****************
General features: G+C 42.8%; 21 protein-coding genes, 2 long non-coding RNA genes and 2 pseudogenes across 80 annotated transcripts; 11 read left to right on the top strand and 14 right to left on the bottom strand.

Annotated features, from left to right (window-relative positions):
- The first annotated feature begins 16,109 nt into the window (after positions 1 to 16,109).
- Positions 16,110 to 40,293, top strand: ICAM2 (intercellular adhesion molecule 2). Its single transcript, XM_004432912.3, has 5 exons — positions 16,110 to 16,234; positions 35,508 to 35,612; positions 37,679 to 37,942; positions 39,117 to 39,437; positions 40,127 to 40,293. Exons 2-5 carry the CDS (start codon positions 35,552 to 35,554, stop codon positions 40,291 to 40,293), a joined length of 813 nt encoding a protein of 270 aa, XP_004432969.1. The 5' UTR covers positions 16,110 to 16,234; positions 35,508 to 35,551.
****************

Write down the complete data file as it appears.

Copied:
General features: G+C 42.8%; 21 protein-coding genes, 2 long non-coding RNA genes and 2 pseudogenes across 80 annotated transcripts; 11 read left to right on the top strand and 14 right to left on the bottom strand.

Annotated features, from left to right (window-relative positions):
- The first annotated feature begins 16,109 nt into the window (after positions 1 to 16,109).
- Positions 16,110 to 40,293, top strand: ICAM2 (intercellular adhesion molecule 2). Its single transcript, XM_004432912.3, has 5 exons — positions 16,110 to 16,234; positions 35,508 to 35,612; positions 37,679 to 37,942; positions 39,117 to 39,437; positions 40,127 to 40,293. Exons 2-5 carry the CDS (start codon positions 35,552 to 35,554, stop codon positions 40,291 to 40,293), a joined length of 813 nt encoding a protein of 270 aa, XP_004432969.1. The 5' UTR covers positions 16,110 to 16,234; positions 35,508 to 35,551.